Cat aggression towards owners is a common problem and can be very distressing, not to mention painful! There are a range of reasons why your cat might be doing this. If you can identify the cause, then a solution is more likely to work.
If your cat has recently become aggressive, he or she may be in pain. No doubt you are pretty grumpy when you have a headache or toothache, and cats can experience these things too. If your cat has a condition like osteoarthritis, it may be more uncomfortable later in the day, and this may be when she becomes aggressive.
If your cat is fairly young, he or she may actually be playing with you. Kittens are most likely to play fight. Theories suggest that it helps kittens to strengthen their muscles, develop eye-muscle coordination and learn gentle social play. As the kittens get older, the amount of play aggression increases and gets rougher, eventually leading to the dispersion of the litter. Owners often find young cats sneaking up, biting and ambushing passing ankles instead.
You will need to redirect the cat’s behavior towards inanimate objects instead of you through active play with toys that move. When the cat becomes aggressive, a squirt of water or startle noise can help them learn not to attack you. You might consider introducing another cat of about the same age so that the play occurs between the cats instead of involving you.
The instinct to hunt is triggered by the sight or sound of moving prey. Hunting behaviors are instinctive so eliminating them is not possible. They can, however, be directed into acceptable outlets. Encourage active play with moving toys and direct the behavior toward objects that can withstand claws and teeth. If your cat is allowed outside, it can expend some energy hunting insects instead of you.
When a cat becomes upset, it would normally direct the aggression toward the source, however, if the source is not accessible, the cat may redirect the aggression towards something closer such as you, a dog or another cat. Unfortunately, the association between a victim and a stressful event can stick for a long time, so that every time the cat is around the victim, it is reminded of the incident and may attack again.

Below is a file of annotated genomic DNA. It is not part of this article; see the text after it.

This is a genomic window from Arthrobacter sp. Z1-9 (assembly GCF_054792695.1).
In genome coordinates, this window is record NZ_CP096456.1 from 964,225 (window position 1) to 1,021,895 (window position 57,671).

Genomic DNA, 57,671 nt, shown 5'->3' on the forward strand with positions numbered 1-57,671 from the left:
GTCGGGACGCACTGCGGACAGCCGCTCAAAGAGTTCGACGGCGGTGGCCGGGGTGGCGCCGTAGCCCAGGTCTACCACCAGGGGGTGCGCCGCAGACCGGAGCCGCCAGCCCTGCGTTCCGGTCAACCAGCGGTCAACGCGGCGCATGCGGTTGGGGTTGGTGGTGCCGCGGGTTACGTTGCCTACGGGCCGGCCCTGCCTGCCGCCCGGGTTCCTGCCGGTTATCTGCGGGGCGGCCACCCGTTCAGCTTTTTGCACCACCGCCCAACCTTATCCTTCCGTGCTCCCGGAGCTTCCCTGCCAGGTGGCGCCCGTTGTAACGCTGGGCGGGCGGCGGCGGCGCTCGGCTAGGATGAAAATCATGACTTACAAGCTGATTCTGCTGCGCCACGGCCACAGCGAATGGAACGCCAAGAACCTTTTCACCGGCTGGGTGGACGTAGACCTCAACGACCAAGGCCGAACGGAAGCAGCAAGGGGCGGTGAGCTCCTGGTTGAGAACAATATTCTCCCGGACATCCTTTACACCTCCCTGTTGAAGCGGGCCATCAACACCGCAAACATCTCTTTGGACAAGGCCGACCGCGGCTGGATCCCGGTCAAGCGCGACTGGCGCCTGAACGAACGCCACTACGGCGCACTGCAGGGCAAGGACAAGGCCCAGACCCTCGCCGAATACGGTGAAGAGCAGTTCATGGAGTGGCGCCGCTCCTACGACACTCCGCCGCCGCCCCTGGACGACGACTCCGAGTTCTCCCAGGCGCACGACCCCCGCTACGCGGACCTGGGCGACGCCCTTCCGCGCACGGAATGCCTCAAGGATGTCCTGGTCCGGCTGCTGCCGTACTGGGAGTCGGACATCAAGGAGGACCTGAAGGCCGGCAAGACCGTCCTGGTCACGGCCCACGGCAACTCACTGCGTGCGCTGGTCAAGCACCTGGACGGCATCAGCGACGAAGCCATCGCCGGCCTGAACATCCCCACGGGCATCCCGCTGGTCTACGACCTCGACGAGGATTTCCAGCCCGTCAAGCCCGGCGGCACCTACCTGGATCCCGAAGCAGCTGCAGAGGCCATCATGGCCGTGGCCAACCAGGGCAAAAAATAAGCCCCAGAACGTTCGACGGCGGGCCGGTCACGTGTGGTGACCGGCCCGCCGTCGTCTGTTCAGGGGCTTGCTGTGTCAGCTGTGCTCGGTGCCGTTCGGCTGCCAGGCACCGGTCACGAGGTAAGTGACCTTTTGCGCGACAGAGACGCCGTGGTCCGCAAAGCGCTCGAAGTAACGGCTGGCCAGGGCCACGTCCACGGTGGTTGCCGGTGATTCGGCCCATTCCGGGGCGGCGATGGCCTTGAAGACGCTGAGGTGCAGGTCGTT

Prevention can be easier than cure. Don’t try to calm or handle an upset cat. There are times, however, when this is impossible. The most common solution is long-term separation of the cat from its target, but this can take a long time. Alternatively, your vet can prescribe anti-anxiety medications that you can combine with gradual reintroduction and rewards. If the victim is a cat that has become excessively fearful of the aggressive cat, it can also be treated to reduce its fear and increase its boldness.
Mother cats with young kittens are naturally protective of their young. Hormonally-influenced aggression is strongest during the first week after birth and gradually diminishes as the kittens get older. This is normal behavior. If you need to handle the kittens, try to keep a kitten between you and the mother cat. It is unlikely that the new mother will go over a kitten to attack you.
If you have an ongoing problem with cat aggression, it is best to speak with your vet to discuss various behavioral solutions. Medication is usually only for extreme cases, but can be helpful until behavioral measures are working.